If you’ve been looking west after sunset recently you can’t have failed to see Venus blazing there, as bright as a lantern, outshining everything else in the sky. To Venus’ upper left is another bright” star”, which is actually another planet, Jupiter. ( Look to the east around 9pm and you’ll see another planet shining here – Mars, looking like a bright orange star. ) If you’ve been watching Venus and Jupiter over the past few weeks you’ll have noticed that they’re actually moving closer, a little nearer to each other each night, and they’re now looking very impressive in the twilight.
Oh, you haven’t seen anything yet… 🙂
Next month Venus and Jupiter will be MUCH closer than they are now. In fact they’re going to pass each other – Jupiter dropping down towards the horizon, getting closer to the Sun, while Venus moves higher up in the sky, moving away from the Sun, and brightening as it does so.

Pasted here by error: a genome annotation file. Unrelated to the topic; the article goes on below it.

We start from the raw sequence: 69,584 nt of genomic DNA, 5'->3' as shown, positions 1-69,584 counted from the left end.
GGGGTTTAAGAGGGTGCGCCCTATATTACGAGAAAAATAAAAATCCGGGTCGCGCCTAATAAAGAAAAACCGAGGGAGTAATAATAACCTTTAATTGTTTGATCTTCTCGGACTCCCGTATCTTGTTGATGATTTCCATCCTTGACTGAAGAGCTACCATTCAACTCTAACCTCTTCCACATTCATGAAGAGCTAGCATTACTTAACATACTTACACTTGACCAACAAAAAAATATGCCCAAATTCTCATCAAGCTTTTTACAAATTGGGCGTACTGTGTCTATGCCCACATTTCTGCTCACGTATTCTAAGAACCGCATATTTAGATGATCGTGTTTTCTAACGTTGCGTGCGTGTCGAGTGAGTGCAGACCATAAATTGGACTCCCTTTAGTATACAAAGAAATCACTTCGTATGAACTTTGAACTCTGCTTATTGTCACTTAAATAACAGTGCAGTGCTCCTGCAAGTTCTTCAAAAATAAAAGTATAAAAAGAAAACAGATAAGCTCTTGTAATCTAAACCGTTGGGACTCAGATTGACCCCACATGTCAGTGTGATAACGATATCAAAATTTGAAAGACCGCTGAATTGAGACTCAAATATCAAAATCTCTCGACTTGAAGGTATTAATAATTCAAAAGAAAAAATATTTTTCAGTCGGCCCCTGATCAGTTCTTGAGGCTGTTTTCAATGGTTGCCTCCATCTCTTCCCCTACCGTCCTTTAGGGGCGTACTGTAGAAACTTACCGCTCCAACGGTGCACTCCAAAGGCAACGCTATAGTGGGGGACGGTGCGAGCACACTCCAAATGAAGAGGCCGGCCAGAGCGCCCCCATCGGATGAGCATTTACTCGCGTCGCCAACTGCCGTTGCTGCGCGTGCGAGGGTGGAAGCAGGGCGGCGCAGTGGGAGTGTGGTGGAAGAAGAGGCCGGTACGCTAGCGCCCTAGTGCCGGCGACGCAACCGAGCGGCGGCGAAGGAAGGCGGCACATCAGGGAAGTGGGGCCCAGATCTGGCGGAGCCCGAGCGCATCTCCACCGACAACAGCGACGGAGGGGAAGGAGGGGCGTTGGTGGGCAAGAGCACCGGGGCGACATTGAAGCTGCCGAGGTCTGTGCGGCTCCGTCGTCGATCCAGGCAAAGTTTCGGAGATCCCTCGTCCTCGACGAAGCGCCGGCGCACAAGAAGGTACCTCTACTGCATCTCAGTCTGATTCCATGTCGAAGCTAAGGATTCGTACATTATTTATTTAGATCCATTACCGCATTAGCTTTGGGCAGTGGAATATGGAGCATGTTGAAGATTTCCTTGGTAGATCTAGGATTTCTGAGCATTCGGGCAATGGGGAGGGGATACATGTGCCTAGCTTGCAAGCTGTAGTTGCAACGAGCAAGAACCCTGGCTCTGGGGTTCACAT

So next month amateur astronomers and skywatchers will be out on every clear night, following this beautiful “conjunction” of two bright planets, taking thousands and thousands of photos, too. I know I will be! But what will the pair look like on different nights?
I’ve made a short animation which shows exactly that. If the animation doesn’t start playing right away in your browser just click on it and it will start. Venus is the brighter planet, i.e. the larger “dot” and Jupiter is the fainter/smaller. You’ll notice a third dot very close to the horizon on some of the images – this is ANOTHER planet, Mercury! The number, top left, is the date…but you probably figured that out already… 🙂
So, if you like you can use this animation to plan when and where to see and maybe even photograph this gorgeous sky event. Let’s keep our fingers crossed for clear skies after sunset on the 13th, when the two planets will be at their closest, looking like a beautiful bright “double star” in the west. If your sky IS clear that evening, seriously, make every effort to get out of town, to a dark location, and enjoy the spectacle at its best. It’ll be worth it.
Below: animation showing “close approach” of Jupiter and Venus in March 2012…
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